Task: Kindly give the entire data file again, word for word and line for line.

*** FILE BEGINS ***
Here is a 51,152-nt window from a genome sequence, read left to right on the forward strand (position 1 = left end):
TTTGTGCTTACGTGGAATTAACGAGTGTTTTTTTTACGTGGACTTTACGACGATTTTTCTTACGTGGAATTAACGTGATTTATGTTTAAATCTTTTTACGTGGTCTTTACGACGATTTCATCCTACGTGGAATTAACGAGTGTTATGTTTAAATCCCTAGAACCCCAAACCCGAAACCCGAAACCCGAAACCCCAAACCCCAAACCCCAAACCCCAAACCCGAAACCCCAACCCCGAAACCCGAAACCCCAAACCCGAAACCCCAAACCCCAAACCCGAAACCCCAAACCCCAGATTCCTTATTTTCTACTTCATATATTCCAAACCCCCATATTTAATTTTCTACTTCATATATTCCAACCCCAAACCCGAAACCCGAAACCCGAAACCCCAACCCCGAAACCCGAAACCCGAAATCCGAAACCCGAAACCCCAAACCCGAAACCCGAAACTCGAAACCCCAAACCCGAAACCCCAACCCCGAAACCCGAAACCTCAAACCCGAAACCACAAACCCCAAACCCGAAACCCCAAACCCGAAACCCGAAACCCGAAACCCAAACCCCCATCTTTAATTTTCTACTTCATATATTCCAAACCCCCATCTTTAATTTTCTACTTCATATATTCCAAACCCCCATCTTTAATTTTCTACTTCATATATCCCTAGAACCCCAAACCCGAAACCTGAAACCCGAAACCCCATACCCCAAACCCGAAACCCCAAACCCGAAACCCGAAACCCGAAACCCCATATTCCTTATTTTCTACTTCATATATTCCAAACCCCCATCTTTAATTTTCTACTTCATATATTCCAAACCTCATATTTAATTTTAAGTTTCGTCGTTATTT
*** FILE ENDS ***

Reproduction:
Here is a 51,152-nt window from a genome sequence, read left to right on the forward strand (position 1 = left end):
TTTGTGCTTACGTGGAATTAACGAGTGTTTTTTTTACGTGGACTTTACGACGATTTTTCTTACGTGGAATTAACGTGATTTATGTTTAAATCTTTTTACGTGGTCTTTACGACGATTTCATCCTACGTGGAATTAACGAGTGTTATGTTTAAATCCCTAGAACCCCAAACCCGAAACCCGAAACCCGAAACCCCAAACCCCAAACCCCAAACCCCAAACCCGAAACCCCAACCCCGAAACCCGAAACCCCAAACCCGAAACCCCAAACCCCAAACCCGAAACCCCAAACCCCAGATTCCTTATTTTCTACTTCATATATTCCAAACCCCCATATTTAATTTTCTACTTCATATATTCCAACCCCAAACCCGAAACCCGAAACCCGAAACCCCAACCCCGAAACCCGAAACCCGAAATCCGAAACCCGAAACCCCAAACCCGAAACCCGAAACTCGAAACCCCAAACCCGAAACCCCAACCCCGAAACCCGAAACCTCAAACCCGAAACCACAAACCCCAAACCCGAAACCCCAAACCCGAAACCCGAAACCCGAAACCCAAACCCCCATCTTTAATTTTCTACTTCATATATTCCAAACCCCCATCTTTAATTTTCTACTTCATATATTCCAAACCCCCATCTTTAATTTTCTACTTCATATATCCCTAGAACCCCAAACCCGAAACCTGAAACCCGAAACCCCATACCCCAAACCCGAAACCCCAAACCCGAAACCCGAAACCCGAAACCCCATATTCCTTATTTTCTACTTCATATATTCCAAACCCCCATCTTTAATTTTCTACTTCATATATTCCAAACCTCATATTTAATTTTAAGTTTCGTCGTTATTT